24 research outputs found

    Octagonal Domains for Continuous Constraints

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    International audienceDomains in Continuous Constraint Programming (CP) are generally represented with intervals whose nn-ary Cartesian product (box) approximates the solution space. This paper proposes a new representation for continuous variable domains based on octagons. We generalize local consistency and split to this octagon representation, and we propose an octagonal-based branch and prune algorithm. Preliminary experimental results show promising performance improvements on several classical benchmarks

    Un solveur de contraintes basé sur les domaines abstraits

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    International audienceDans cet article, nous utilisons des techniques de l'interpréation abstraite (une théorie d'approximation des sémantiques) dans le cadre de la programmation par contraintes (basée sur la logique du premier ordre qui permet de résoudre des problÚmes combinatoires). Nous mettons en évidence certains liens et différences entre ces domaines de recherches : tous deux calculent itérativement des points fixes mais emploient des extrapolations et stratégies de raffinement différentes. De plus, nous pouvons mettre en correspondance les consistances en programmation par contraintes et les domaines abstraits non relationnels. Nous utilisons ensuite ces correspondances pour construire un solveur de contraintes abstrait qui s'appuie sur des techniques d'interprétation abstraite (comme les domaines relationnels) pour aller au-delà des solveurs classiques. Les résultats expérimentaux obtenus avec notre prototype sont encourageants

    Domaines abstraits en programmation par contraintes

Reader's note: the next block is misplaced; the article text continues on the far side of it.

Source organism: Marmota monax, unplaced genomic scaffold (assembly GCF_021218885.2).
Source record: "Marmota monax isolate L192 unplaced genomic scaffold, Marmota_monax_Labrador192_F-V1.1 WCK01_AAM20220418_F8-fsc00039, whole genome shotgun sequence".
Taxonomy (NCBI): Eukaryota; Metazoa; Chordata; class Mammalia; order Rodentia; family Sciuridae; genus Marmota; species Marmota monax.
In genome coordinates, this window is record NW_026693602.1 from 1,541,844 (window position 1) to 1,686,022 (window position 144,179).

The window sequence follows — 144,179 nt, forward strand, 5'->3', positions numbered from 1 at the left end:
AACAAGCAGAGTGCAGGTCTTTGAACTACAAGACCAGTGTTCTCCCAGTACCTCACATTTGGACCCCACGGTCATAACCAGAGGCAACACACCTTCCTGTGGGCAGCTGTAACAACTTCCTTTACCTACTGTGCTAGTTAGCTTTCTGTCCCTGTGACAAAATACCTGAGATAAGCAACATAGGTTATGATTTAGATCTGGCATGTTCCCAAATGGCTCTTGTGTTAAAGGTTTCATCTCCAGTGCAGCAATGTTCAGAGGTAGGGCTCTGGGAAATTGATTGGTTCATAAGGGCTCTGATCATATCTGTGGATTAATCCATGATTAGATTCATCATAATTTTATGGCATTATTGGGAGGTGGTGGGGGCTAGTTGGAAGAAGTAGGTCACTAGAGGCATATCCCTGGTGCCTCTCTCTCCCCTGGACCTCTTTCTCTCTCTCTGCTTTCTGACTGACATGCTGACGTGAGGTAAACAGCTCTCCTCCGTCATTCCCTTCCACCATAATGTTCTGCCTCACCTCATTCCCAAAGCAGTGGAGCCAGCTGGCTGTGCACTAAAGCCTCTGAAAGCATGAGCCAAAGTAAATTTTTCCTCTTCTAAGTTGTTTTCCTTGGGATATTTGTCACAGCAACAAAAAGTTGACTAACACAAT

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    Constraint Programming aims at solving hard combinatorial problems, with a computation time increasing in practice exponentially. The methods are today efficient enough to solve large industrial problems, in a generic framework. However, solvers are dedicated to a single variable type: integer or real. Solving mixed problems relies on ad hoc transformations. In another field, Abstract Interpretation offers tools to prove program properties, by studying an abstraction of their concrete semantics, that is, the set of possible values of the variables during an execution. Various representations for these abstractions have been proposed. They are called abstract domains. Abstract domains can mix any type of variables, and even represent relations between the variables. In this PhD dissertation, we define abstract domains for Constraint Programming, so as to build a generic solving method, dealing with both integer and real variables. We can also study the octagons abstract domain, already defined in Abstract Interpretation. Guiding the search by the octagonal relations, we obtain good results on a continuous benchmark. In a second part, we define our solving method using Abstract Interpretation techniques, in order to include existing abstract domains. Our solver, AbSolute, is able to solve mixed problems and use relational domains.La programmation par contraintes permet de formaliser et rĂ©soudre des problĂšmes fortement combinatoires, dont le temps de calcul Ă©volue en pratique exponentiellement. Les mĂ©thodes dĂ©veloppĂ©es aujourd’hui rĂ©solvent efficacement de nombreux problĂšmes industriels de grande taille dans des solveurs gĂ©nĂ©riques. Cependant, les solveurs restent dĂ©diĂ©s Ă  un seul type de variables : rĂ©elles ou entiĂšres, et rĂ©soudre des problĂšmes mixtes discrets-continus suppose des transformations ad hoc. Dans un autre domaine, l’interprĂ©tation abstraite permet de prouver des propriĂ©tĂ©s sur des programmes, en Ă©tudiant une abstraction de leur sĂ©mantique concrĂšte, constituĂ©e des traces des variables au cours d’une exĂ©cution. Plusieurs reprĂ©sentations de ces abstractions, appelĂ©es domaines abstraits, ont Ă©tĂ© proposĂ©es. TraitĂ©es de façon gĂ©nĂ©rique dans les analyseurs, elles peuvent mĂ©langer les types entiers, rĂ©els et boolĂ©ens, ou encore reprĂ©senter des relations entre variables. Dans cette thĂšse, nous dĂ©finissons des domaines abstraits pour la programmation par contraintes, afin de construire une mĂ©thode de rĂ©solution traitant indiffĂ©remment les entiers et les rĂ©els. Cette gĂ©nĂ©ralisation permet d’étudier des domaines relationnels, comme les octogones dĂ©jĂ  utilisĂ©s en interprĂ©tation abstraite. En exploitant l’information spĂ©cifique aux octogones pour guider la recherche de solutions, nous obtenons de bonnes performances sur les problĂšmes continus. Dans un deuxiĂšme temps, nous dĂ©finissons notre mĂ©thode gĂ©nĂ©rique avec des outils d’interprĂ©tation abstraite, pour intĂ©grer les domaines abstraits existants. Notre prototype, AbSolute, peut ainsi rĂ©soudre des problĂšmes mixtes et utiliser les domaines relationnels implĂ©mentĂ©s